Although, for my $96 and change I did make off with a boatload of food. But not as much as $96 would buy at ALDI. (It would probably fetch one of each item in the store!) So maybe I need to give up my urges for variety. It is expensive and time consuming. Even if our capitalism was doing well, that would mean we had the capital for variety, but certainly not the time.

So later this evening when I picked up a copy of Walden, I started skipping around from chapter to chapter hoping to serendipitously alight on some words of wisdom. Of course it didn't take long.

Our life is frittered away by detail. Simplify, simplify.
That was exactly what I needed.

I'd better set aside a quarter for the shopping cart. It's back to ALDI next week. And to the seed catalogs in the spring.


  1. We just got an ALDI around the corner here. I've been curious about the place, but now I fear to tread there.
    My own personal desire would be to buy as much as possible at well established vegetable stands (I pass a Lewis's right on my way to work every day)and from local meat markets (grocery store meat frightens me) but so far it isn't economically as you hit on the time issue. Raw food must be cooked. So much easier to buy precooked food!
    So right now the best I can do is to get a dozen eggs a week from our seven (R.I.P. No.8) laying hens, and wait for next spring to plant a garden. Then eat squash. Lots, and lots of squash. I guess now I've learned that I should plant several varieties!

  2. I was immediately captured by the title :)

    40 brands of Spanish olives? Really? That seems like a heck of a lot. Being a vegan, I often fall into the category of the beggar. As in beggars can't be choosers. I spend so much time reading labels that the amount of specific products often escapes me.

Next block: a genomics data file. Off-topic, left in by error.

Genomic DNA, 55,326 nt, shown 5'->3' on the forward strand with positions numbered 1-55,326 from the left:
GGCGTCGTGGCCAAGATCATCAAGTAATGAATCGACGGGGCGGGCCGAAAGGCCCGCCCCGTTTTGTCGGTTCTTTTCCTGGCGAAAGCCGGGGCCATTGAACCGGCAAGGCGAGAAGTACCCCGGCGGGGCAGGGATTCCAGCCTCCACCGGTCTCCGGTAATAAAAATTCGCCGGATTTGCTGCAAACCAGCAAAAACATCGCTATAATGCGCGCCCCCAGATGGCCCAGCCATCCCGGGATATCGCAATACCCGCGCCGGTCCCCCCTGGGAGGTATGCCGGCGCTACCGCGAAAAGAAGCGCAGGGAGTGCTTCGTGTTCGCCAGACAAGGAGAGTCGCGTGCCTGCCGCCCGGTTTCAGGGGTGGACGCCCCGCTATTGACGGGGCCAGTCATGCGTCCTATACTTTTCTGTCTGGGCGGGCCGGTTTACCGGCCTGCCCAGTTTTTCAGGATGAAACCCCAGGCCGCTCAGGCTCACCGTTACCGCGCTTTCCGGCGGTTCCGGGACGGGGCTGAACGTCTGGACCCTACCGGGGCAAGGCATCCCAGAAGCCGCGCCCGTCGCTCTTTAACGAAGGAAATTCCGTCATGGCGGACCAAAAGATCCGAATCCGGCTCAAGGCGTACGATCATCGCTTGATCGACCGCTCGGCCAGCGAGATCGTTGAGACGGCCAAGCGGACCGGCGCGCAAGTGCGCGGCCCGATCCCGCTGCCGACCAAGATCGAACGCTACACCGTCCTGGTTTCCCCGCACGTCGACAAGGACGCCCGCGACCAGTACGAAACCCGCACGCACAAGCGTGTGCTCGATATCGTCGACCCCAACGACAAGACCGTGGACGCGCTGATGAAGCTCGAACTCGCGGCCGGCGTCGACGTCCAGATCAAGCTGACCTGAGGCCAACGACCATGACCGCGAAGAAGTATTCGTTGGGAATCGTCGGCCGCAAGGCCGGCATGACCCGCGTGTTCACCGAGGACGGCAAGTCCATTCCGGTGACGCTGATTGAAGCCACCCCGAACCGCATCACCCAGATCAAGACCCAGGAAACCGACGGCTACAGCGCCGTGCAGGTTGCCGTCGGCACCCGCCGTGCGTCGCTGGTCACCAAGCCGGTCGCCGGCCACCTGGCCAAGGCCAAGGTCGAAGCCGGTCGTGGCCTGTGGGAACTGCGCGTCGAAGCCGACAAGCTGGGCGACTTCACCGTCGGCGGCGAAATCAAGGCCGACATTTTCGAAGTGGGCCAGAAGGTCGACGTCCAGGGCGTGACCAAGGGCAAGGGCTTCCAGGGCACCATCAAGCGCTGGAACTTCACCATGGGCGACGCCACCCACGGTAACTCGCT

I'd love to be able to buy nothing but free trade and organic. Those are usually at the top of my "What to look for aside from the obvious" list. Unfortunately, money often becomes an issue and so I usually have to adjust accordingly. If I lived in a better climate, I'd probably just try to grow my own stuff.

    Your Mega-Mart sounds very similar to a store out here called Tishlers. It used to be this quaint little grocery store. They've moved now, to a bigger space I think. I'm still in shock that there are stores out there that don't accept credit cards.

    Trader Joe's and Whole Foods, the vegan's best friend ;) Trader Joe's is fantastic. I like the atmosphere there and you're right, they don't have an insane amount of products. Did you know there are no TJ's in Miami? I was surprised at that when I visited. Do you get the newsletter they sometimes send out? The one with all the new products?

    You've got quite an imagination. I love how you can think of something like you in Soviet Russia just by going down an aisle in a grocery store.

    Foodlife? I've never heard of that place before. It sounds very Willy Wonka-ish (boy, that was a horrible word to make up). I'm curious about it now. I always love discovering new places...if they're vegan friendly that is.

    We've become so accustomed to choice that it seems we are at times overwhelmed. I can't imagine not having a zillion and one choices. I rarely venture out to shop due to my schedule of write, write, write, sleep, wake up, write. My diet is fairly simple for obvious reasons. Even before I was a vegan, various food allergies put the kibosh on many regular dishes. This is just a very long way of saying that in my experience variety can either aid creativity or hamper it.

    I suppose it's just another case of taking the good with the bad.

    Excellent post!